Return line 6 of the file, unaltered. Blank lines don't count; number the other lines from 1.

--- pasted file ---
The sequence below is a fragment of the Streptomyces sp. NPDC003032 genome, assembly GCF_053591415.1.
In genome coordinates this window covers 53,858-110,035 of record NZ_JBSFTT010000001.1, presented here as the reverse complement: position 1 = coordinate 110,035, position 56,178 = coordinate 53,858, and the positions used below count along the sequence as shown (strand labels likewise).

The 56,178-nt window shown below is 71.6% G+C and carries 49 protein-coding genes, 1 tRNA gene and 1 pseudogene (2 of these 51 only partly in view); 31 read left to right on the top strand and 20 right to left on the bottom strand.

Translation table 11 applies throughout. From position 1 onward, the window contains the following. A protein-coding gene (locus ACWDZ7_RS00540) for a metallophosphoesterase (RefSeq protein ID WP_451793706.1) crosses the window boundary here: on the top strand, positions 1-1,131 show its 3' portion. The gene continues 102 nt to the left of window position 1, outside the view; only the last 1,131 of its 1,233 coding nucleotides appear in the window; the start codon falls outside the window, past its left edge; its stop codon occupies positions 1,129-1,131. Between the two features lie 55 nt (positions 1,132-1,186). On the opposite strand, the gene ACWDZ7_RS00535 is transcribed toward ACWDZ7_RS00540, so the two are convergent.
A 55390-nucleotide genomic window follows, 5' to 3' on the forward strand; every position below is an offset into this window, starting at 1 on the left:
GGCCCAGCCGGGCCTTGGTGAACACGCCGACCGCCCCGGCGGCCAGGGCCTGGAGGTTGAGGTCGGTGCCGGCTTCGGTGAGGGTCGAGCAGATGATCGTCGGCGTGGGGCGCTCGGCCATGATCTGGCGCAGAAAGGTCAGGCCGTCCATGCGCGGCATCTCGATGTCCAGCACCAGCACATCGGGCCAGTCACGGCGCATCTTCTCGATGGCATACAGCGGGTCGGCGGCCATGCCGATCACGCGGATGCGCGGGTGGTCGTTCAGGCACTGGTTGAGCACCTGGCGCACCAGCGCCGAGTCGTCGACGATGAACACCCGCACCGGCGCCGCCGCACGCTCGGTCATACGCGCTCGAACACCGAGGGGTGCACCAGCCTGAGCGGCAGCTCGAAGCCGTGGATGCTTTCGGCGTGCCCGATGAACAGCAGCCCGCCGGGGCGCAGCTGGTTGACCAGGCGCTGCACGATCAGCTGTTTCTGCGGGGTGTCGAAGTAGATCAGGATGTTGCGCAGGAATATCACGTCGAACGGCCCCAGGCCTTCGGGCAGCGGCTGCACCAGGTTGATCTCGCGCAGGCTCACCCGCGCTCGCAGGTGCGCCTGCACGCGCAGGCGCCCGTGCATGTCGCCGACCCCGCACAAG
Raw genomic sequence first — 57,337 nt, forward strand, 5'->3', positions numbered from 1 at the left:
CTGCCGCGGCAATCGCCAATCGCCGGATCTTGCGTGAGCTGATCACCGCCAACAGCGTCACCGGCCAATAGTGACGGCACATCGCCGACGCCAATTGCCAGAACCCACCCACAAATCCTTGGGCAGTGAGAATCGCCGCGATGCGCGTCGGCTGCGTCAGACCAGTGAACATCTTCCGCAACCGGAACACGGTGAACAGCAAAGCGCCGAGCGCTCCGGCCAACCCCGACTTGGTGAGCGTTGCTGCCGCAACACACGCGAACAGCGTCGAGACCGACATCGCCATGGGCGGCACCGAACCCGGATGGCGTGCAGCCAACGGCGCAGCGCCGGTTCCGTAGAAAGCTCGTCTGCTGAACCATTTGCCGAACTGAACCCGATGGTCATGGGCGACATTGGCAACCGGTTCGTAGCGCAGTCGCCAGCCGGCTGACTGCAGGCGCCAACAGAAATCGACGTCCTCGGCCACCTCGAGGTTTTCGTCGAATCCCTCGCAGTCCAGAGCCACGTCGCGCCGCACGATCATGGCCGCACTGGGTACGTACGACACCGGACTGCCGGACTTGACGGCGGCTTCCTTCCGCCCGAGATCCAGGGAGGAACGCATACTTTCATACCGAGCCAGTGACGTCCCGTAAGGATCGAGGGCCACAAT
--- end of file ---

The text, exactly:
GGCCCAGCCGGGCCTTGGTGAACACGCCGACCGCCCCGGCGGCCAGGGCCTGGAGGTTGAGGTCGGTGCCGGCTTCGGTGAGGGTCGAGCAGATGATCGTCGGCGTGGGGCGCTCGGCCATGATCTGGCGCAGAAAGGTCAGGCCGTCCATGCGCGGCATCTCGATGTCCAGCACCAGCACATCGGGCCAGTCACGGCGCATCTTCTCGATGGCATACAGCGGGTCGGCGGCCATGCCGATCACGCGGATGCGCGGGTGGTCGTTCAGGCACTGGTTGAGCACCTGGCGCACCAGCGCCGAGTCGTCGACGATGAACACCCGCACCGGCGCCGCCGCACGCTCGGTCATACGCGCTCGAACACCGAGGGGTGCACCAGCCTGAGCGGCAGCTCGAAGCCGTGGATGCTTTCGGCGTGCCCGATGAACAGCAGCCCGCCGGGGCGCAGCTGGTTGACCAGGCGCTGCACGATCAGCTGTTTCTGCGGGGTGTCGAAGTAGATCAGGATGTTGCGCAGGAATATCACGTCGAACGGCCCCAGGCCTTCGGGCAGCGGCTGCACCAGGTTGATCTCGCGCAGGCTCACCCGCGCTCGCAGGTGCGCCTGCACGCGCAGGCGCCCGTGCATGTCGCCGACCCCGCACAAG